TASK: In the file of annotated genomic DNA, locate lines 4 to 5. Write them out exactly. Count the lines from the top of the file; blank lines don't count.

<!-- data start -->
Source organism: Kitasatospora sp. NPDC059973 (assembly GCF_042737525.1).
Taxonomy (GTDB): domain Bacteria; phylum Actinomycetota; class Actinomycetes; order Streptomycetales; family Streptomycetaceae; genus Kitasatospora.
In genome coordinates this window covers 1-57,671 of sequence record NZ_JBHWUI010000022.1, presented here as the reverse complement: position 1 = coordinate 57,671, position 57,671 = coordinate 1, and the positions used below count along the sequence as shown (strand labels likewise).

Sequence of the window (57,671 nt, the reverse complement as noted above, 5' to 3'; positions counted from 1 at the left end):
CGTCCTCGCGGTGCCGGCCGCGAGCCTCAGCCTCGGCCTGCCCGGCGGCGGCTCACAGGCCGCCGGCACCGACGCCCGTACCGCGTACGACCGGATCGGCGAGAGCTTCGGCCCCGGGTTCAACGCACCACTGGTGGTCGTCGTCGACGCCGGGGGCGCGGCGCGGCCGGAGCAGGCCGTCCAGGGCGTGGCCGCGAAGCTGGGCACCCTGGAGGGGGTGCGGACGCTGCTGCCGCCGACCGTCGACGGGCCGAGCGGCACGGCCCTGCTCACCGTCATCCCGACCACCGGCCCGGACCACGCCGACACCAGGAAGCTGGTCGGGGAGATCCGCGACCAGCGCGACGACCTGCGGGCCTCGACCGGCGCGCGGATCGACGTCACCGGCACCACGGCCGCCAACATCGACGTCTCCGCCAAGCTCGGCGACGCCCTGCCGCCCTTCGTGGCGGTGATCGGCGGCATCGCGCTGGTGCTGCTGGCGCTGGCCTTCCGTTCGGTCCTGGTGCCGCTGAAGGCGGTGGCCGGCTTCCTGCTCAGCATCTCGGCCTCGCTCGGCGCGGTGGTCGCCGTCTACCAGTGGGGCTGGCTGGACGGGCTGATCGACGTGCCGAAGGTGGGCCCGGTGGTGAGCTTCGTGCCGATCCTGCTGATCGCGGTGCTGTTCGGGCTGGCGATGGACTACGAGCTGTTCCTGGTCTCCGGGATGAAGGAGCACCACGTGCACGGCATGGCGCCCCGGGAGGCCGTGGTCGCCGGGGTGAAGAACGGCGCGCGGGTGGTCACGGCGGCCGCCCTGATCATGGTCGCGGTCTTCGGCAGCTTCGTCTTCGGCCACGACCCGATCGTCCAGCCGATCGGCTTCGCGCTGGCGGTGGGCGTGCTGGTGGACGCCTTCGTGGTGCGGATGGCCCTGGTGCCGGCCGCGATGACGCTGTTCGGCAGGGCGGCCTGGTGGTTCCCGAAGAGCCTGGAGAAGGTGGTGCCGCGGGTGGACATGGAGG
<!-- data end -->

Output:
Sequence of the window (57,671 nt, the reverse complement as noted above, 5' to 3'; positions counted from 1 at the left end):
CGTCCTCGCGGTGCCGGCCGCGAGCCTCAGCCTCGGCCTGCCCGGCGGCGGCTCACAGGCCGCCGGCACCGACGCCCGTACCGCGTACGACCGGATCGGCGAGAGCTTCGGCCCCGGGTTCAACGCACCACTGGTGGTCGTCGTCGACGCCGGGGGCGCGGCGCGGCCGGAGCAGGCCGTCCAGGGCGTGGCCGCGAAGCTGGGCACCCTGGAGGGGGTGCGGACGCTGCTGCCGCCGACCGTCGACGGGCCGAGCGGCACGGCCCTGCTCACCGTCATCCCGACCACCGGCCCGGACCACGCCGACACCAGGAAGCTGGTCGGGGAGATCCGCGACCAGCGCGACGACCTGCGGGCCTCGACCGGCGCGCGGATCGACGTCACCGGCACCACGGCCGCCAACATCGACGTCTCCGCCAAGCTCGGCGACGCCCTGCCGCCCTTCGTGGCGGTGATCGGCGGCATCGCGCTGGTGCTGCTGGCGCTGGCCTTCCGTTCGGTCCTGGTGCCGCTGAAGGCGGTGGCCGGCTTCCTGCTCAGCATCTCGGCCTCGCTCGGCGCGGTGGTCGCCGTCTACCAGTGGGGCTGGCTGGACGGGCTGATCGACGTGCCGAAGGTGGGCCCGGTGGTGAGCTTCGTGCCGATCCTGCTGATCGCGGTGCTGTTCGGGCTGGCGATGGACTACGAGCTGTTCCTGGTCTCCGGGATGAAGGAGCACCACGTGCACGGCATGGCGCCCCGGGAGGCCGTGGTCGCCGGGGTGAAGAACGGCGCGCGGGTGGTCACGGCGGCCGCCCTGATCATGGTCGCGGTCTTCGGCAGCTTCGTCTTCGGCCACGACCCGATCGTCCAGCCGATCGGCTTCGCGCTGGCGGTGGGCGTGCTGGTGGACGCCTTCGTGGTGCGGATGGCCCTGGTGCCGGCCGCGATGACGCTGTTCGGCAGGGCGGCCTGGTGGTTCCCGAAGAGCCTGGAGAAGGTGGTGCCGCGGGTGGACATGGAGG